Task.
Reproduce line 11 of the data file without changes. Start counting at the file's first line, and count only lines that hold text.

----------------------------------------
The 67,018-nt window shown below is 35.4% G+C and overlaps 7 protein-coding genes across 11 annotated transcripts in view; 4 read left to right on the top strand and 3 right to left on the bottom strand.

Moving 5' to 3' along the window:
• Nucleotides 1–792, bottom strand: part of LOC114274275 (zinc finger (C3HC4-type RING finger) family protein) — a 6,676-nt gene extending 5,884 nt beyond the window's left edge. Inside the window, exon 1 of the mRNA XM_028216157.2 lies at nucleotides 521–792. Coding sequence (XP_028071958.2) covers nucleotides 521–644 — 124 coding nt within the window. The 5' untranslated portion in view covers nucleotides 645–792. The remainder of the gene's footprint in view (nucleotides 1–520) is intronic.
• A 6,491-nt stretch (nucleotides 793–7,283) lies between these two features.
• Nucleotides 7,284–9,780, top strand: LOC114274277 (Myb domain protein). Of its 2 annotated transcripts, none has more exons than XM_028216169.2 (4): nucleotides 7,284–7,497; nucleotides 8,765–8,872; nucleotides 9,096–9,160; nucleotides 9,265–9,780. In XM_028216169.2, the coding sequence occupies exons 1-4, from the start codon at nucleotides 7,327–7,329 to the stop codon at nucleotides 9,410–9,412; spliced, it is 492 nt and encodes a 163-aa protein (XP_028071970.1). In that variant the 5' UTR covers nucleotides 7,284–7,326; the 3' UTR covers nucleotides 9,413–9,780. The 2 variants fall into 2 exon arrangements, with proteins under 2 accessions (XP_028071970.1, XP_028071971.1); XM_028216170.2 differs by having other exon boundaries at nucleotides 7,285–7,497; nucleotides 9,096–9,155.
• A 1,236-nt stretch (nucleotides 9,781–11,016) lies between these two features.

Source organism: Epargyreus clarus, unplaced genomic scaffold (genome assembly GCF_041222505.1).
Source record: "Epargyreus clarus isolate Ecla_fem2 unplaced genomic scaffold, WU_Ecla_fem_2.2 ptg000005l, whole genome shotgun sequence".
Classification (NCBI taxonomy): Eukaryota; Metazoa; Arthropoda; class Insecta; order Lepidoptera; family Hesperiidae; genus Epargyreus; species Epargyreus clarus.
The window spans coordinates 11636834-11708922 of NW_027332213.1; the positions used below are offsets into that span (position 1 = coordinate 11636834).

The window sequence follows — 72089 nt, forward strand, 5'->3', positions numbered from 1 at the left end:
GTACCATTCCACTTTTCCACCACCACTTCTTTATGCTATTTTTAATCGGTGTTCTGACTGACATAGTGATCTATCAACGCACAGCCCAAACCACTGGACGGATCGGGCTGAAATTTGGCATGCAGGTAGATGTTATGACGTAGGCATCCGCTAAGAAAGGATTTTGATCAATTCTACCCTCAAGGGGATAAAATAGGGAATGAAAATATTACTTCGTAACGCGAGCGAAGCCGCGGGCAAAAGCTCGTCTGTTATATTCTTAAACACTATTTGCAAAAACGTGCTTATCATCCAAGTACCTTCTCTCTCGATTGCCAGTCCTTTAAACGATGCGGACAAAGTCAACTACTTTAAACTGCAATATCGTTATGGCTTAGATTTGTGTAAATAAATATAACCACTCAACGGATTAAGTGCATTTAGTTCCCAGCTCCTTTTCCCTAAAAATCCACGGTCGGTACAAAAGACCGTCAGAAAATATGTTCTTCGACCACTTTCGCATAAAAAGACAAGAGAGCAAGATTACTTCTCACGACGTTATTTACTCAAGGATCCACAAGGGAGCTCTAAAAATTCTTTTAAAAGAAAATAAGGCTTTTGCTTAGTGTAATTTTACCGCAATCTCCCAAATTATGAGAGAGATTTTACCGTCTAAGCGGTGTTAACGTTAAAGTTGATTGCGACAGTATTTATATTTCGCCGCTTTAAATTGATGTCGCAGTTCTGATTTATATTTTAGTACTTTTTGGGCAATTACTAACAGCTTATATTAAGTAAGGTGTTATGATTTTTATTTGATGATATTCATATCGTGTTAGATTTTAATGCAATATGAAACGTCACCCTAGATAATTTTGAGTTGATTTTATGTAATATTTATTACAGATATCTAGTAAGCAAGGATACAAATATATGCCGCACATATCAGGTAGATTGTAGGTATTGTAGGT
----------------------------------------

The window sequence follows — 72089 nt, forward strand, 5'->3', positions numbered from 1 at the left end: